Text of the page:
Examination of Witnesses (Questions 195
WEDNESDAY 1 NOVEMBER 2000
MR R HOLLOWAY,
MR P BARLOW,
MR N BROCKLEHURST
195. Mr Holloway, would you care to introduce
your colleagues and then we shall get started?
(Mr Holloway) My name is Ray Holloway. I am the Director
of the Petrol Retailers Association. On my left is Mr Gilbert
Jenkins. Gilbert is an oil industry analyst and therefore works
as a consultant to the Petrol Retailers Association. On my far
right is Mr Nick Brocklehurst. Nick is actually a petrol retailer,
having a business based in Northampton. On my immediate right
is Mr Peter Barlow. Peter is Health and Safety Adviser to the
Retail Motor Industry Federation.
196. We have already had the oil companies and
we have been talking to them about the impact of taxation they
perceive on their sales. What I should not like to do today is
to stray into areas of the contractual arrangements which you
have as petroleum retailers with the oil companies. We have had
a kick at that ball before and the OFT are looking at it so I
would rather not stray down that road this morning. Can you give
us any indication whether you are selling less fuel than before,
given the increases in taxation? How elastic is the demand for
(Mr Holloway) Let us talk about the total market.
We are not in an industry which has grown for a number of years.
It has been a fairly static demand and in fact falling ever so
slightly as engines become more efficient; that applies to both
petrol and diesel. Of course we have had product switch from petrol
to diesel as well. In the current year there is an increase in
demand overall. The first seven months of this year saw an increase
for petrol of broadly five per cent and diesel somewhere round
about two per cent. The market this year has actually grown ever
so slightly. The problem in our industry in terms of the average
volumes is of course the way that the industry is structured.
The industry is structured basically with three main players.
One is obviously the major oil companies, followed by second tier
oil companies, then the independents who own the filling stations
but choose to brand with a particular fuel. The hypermarkets make
up the last part of the retail market. In the commercial market
then there are bulk buyers. They buy either from an oil company
directly or indeed from one of the regional distributors to whom
refiners in the UK supply. That is broadly the structure of the
total market. How the individual players then conduct their business
obviously creates the environment where taxation becomes a feature.
Rising taxation and a competitive industry are having really rather
a sandwich effect on a particular sector. Undoubtedly the fact
is that in an industry where tax makes up something round about
three quarters of the retail pump price and a competitive market
where you have very large players then you can of course achieve
the ultimate which is margin squeeze and therefore market restructuring,
switch of business. That is the principal problem we have with
taxation. Rising taxation for the independent retailer comes about
because effectively petrol retailers act as unpaid tax collectors.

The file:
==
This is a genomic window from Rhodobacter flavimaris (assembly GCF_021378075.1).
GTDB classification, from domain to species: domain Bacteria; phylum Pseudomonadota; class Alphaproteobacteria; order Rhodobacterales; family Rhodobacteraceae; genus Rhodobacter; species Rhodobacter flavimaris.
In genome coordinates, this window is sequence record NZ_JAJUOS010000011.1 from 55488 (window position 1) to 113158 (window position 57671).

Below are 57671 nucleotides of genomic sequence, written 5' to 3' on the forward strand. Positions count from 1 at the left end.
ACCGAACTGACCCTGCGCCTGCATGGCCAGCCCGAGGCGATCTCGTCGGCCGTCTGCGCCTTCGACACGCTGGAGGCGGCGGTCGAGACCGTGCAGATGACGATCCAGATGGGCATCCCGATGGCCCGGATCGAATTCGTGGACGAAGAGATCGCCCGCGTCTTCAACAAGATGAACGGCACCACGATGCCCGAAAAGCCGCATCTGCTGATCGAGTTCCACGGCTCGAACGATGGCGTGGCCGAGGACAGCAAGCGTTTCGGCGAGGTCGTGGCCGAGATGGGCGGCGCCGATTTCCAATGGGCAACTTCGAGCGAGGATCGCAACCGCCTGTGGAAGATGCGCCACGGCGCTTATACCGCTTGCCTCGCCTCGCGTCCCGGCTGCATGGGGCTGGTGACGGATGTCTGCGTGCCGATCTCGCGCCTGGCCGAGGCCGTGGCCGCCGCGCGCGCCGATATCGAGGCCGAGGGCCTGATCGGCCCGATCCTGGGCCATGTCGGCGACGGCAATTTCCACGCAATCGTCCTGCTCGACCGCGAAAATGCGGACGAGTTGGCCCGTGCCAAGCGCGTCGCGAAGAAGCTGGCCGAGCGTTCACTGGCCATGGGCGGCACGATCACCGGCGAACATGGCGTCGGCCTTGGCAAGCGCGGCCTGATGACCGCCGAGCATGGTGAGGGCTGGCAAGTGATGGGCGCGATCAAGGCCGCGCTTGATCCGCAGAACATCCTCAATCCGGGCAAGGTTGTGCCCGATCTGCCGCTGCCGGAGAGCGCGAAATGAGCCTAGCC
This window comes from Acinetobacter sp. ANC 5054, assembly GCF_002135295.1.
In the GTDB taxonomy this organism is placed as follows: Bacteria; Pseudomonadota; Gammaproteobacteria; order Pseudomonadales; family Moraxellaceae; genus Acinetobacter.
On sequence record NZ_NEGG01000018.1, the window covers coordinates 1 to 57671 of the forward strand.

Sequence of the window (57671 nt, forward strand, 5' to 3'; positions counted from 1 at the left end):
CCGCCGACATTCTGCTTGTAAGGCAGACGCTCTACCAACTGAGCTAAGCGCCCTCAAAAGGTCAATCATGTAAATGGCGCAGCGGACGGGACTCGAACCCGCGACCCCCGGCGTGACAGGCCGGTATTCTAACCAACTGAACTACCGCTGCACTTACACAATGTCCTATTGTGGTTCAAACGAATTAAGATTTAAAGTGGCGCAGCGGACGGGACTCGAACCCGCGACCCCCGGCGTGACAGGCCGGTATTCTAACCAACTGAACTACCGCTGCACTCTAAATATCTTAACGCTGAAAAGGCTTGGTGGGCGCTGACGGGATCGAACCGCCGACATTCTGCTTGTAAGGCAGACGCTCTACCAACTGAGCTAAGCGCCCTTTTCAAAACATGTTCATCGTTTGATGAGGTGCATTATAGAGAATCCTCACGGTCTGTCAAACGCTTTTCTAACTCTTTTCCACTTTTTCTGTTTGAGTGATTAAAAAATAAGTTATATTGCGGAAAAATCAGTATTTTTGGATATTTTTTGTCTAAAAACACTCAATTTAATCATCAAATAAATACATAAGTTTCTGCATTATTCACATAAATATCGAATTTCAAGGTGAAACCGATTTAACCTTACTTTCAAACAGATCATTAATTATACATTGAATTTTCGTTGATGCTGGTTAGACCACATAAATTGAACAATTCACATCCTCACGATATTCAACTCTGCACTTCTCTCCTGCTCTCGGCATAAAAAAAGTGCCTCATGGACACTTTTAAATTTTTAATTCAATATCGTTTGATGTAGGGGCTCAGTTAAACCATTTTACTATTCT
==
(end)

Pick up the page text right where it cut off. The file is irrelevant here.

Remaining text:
When tax is a very small percentage of the price, it really has
little effect. But taxation on motor fuel has actually doubled
in just seven years, at a time when in fact margins in the industry
have gone the other way and are less than half today what they
were seven years ago. We do have a critical interest in taxation
because it increases costs in terms of rising working capital
costs, in the way that the industry works where broadly three
quarters of the sales are through credit cards and credit card
costs are based on a percentage of the retail price. In a diminishing
margin environment there are rising costs which come from funding
the business and indeed from trading through the credit card line.
(Mr Brocklehurst) Certainly over the last three years
it has been increasingly affecting petrol retailers where the
cost of the product has risen and the margins have been fixed,
in some cases contractually, but have generally fallen over the
last few years. It has substantially affected the cash flows,
insurance costs, cash handling costs, Securicor costs; all these
have increased and the retailers' margin has fallen. A recipe
197. You sell petrol and diesel and perhaps
now LPG but we will not discuss that because it is still early
days. Let us take just petrol and diesel. Have you noticed any
difference in the responsiveness of consumers of these two fuels
to tax rises?
(Mr Brocklehurst) Traditionally motorists have always
driven looking for the cheapest fuel, never more so than now.
Sometimes it amazes me. They will drive for one pence/litre or
whatever. Yes, they are very keen to save on their own expenses
whether it is a company vehicle or a private motorist. Is that
what you mean?
198. No, I was really talking about the impact
of the increase in taxation on petrol as against diesel. Have
the people who use either fuel behaved in different ways or has
the response been the same?
(Mr Brocklehurst) Diesel is often more expensive than
95 octane unleaded petrol now. It is basically the same. You do
not want to talk about LPG but there is a trend obviously to look
for cheaper fuel.
199. At the moment the availability of LPG is
fairly limited still.
(Mr Brocklehurst) At the moment but it is increasing.